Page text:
marginalize

[mahr-juh-nl-ahyz]
verb (used with object), marginalized, marginalizing.
to place in a position of marginal importance, influence, or power: the government's attempts to marginalize criticism and restore public confidence.
Also, especially British, marginalise.


Origin:
1825–35 for an earlier sense; marginal + -ize

marginalization, noun
Dictionary.com Unabridged
Based on the Random House Dictionary, © Random House, Inc. 2014.
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World English Dictionary
marginalize or marginalise (ˈmɑːdʒɪnəˌlaɪz)
 
vb
(tr) to relegate to the fringes, out of the mainstream; make seem unimportant: various economic assumptions marginalize women
 
marginalise or marginalise
 
vb
 
marginali'zation or marginalise
 
n
 
marginali'sation or marginalise
 
n

Collins English Dictionary - Complete & Unabridged 10th Edition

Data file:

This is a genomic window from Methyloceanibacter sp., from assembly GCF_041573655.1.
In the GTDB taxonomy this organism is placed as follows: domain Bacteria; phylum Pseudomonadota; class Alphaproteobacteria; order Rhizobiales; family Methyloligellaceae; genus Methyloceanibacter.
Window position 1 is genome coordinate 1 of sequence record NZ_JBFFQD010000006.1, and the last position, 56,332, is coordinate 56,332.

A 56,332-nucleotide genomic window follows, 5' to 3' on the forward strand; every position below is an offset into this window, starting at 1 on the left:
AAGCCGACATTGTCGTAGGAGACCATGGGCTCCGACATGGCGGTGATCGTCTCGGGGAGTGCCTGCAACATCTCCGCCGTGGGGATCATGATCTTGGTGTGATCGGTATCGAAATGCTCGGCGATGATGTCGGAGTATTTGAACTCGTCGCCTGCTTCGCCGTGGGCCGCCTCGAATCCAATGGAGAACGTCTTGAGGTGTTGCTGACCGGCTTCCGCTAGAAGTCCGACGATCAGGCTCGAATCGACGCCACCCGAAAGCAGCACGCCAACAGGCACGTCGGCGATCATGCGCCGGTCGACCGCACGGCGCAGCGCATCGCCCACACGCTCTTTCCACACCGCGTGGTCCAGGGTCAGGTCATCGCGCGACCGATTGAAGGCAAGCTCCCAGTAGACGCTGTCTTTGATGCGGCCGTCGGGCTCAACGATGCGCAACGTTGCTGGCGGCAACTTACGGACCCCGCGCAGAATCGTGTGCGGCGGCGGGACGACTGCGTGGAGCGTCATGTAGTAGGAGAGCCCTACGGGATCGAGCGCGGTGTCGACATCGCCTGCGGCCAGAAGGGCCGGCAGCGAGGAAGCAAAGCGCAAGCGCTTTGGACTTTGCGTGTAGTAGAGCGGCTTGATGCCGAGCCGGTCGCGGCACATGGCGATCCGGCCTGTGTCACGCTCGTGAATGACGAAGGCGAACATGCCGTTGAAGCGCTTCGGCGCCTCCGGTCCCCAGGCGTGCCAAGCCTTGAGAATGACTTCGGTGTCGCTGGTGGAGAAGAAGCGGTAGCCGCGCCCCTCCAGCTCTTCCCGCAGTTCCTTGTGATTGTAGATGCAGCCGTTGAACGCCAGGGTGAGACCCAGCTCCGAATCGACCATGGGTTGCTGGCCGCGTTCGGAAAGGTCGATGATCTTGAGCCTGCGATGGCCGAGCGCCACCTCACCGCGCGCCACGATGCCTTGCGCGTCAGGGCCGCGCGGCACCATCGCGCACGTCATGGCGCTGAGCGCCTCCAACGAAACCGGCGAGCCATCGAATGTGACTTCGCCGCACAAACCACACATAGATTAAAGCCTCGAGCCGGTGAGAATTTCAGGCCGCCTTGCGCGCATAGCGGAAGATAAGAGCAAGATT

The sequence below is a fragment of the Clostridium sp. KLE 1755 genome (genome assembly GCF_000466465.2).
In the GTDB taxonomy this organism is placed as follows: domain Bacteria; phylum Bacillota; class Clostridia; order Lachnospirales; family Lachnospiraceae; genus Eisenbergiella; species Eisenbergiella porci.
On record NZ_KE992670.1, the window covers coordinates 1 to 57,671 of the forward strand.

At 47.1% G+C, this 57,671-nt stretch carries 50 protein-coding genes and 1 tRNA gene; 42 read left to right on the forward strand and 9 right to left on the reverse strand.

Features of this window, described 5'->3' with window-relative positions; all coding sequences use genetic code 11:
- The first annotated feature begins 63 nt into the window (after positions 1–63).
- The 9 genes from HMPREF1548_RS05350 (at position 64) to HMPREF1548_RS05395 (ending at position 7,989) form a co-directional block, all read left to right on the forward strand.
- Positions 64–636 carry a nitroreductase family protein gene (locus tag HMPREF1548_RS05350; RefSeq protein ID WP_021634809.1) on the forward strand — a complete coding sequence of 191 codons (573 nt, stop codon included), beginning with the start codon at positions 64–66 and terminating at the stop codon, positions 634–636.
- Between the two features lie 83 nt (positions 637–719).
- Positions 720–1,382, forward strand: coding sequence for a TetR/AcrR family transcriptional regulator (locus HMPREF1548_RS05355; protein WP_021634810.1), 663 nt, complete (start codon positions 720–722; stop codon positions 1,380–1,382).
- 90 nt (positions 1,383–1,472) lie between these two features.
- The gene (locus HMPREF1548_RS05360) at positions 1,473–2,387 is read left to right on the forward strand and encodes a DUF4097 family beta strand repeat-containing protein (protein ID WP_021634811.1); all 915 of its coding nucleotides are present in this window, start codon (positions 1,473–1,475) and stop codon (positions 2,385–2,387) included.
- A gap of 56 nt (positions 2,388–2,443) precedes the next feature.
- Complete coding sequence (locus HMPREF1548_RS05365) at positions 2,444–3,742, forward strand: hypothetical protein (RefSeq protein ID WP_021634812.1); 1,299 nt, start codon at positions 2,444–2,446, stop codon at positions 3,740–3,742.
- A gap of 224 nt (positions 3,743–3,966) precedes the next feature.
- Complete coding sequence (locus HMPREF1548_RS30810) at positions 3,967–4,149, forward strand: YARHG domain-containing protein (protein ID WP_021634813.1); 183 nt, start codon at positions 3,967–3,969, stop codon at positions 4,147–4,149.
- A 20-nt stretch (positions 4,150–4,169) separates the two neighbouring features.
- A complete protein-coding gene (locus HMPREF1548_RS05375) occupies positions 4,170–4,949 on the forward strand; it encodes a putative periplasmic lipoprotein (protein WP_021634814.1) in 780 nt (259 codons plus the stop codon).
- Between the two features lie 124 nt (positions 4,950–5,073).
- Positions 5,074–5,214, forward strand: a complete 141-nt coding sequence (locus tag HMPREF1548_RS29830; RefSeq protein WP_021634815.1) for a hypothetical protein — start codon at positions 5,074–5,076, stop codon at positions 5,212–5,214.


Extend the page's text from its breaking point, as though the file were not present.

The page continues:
2009 © William Collins Sons & Co. Ltd. 1979, 1986 © HarperCollins
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Etymonline
Word Origin & History

marginalize
1832, "to make marginal notes," from marginal + -ize. The meaning "force into a position of powerlessness" attested by 1929. Related: Marginalization; marginalized.
Online Etymology Dictionary, © 2010 Douglas Harper
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Example sentences
Frame it or reframe it, my dissertation topic was going to marginalize me in my
  chosen field.
It is reasonable to expect that your behavior will marginalize you from the
  rest of society.
Conflict-of-interest accusations have historically been used selectively to
  marginalize dissenting opinions.
Then it starts to look as though you are some kind of weirdo, and people start
  to marginalize you.
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